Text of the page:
Russia’s full-scale invasion of Ukraine has significantly disrupted the Ukrainian agriculture sector and threatened global food security. Russian forces have stolen grain from Ukrainian silos, laid mines in agricultural areas, and cut power to farms and businesses. While parallel agreements with the United Nations and Turkey helped reopen Ukraine’s Black Sea ports, Russia’s harassment of Ukrainian ships has slowed grain exports to the developing world, causing global food prices to rise and hampering one of Ukraine’s key economic engines. At the same time, Ukrainian companies have responded by opening new shipping routes on the Danube River to evade Russian ships and reach global grain markets.

How can the Ukrainian agriculture sector overcome the challenges posed by Russia’s war? How does continued uncertainty impact Black Sea exports of Ukrainian grain? What can the West do to better support Ukraine’s agriculture and shipping sectors under threat from Russia?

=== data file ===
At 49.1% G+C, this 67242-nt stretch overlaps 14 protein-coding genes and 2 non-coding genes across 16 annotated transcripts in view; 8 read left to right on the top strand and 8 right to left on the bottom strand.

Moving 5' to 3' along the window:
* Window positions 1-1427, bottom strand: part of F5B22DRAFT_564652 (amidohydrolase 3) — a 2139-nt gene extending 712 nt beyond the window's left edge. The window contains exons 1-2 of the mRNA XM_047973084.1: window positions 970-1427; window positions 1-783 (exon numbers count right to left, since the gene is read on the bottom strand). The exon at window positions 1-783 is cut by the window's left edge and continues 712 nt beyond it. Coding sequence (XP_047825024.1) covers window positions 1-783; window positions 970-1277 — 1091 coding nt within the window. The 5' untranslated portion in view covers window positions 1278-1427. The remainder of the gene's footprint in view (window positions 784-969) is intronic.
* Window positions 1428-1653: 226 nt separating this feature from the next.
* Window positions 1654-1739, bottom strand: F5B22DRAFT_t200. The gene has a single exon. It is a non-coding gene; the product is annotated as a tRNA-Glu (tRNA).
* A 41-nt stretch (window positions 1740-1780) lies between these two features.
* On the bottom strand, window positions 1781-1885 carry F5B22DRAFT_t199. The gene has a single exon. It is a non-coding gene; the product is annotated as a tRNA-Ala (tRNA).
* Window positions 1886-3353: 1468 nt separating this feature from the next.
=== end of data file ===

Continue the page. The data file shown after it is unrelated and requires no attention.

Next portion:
Peter Dickinson, editor of the Atlantic Council’s UkraineAlert blog, moderates a conversation with Aivaras Abromavičius, former minister of economy and trade of Ukraine, Admiral (Ret.) James Foggo, dean of the Center for Maritime Strategy, Dr. Hanna Shelest, director of security programs at Foreign Policy Council “Ukrainian Prism” and editor-in-chief at UA: Ukraine Analytica, and Andriy Vadatursky, chief executive officer of Ukrainian agriculture company Nibulon, on how the West can support Ukraine’s agriculture and shipping sectors.


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The Eurasia Center’s mission is to enhance transatlantic cooperation in promoting stability, democratic values and prosperity in Eurasia, from Eastern Europe and Turkey in the West to the Caucasus, Russia and Central Asia in the East.

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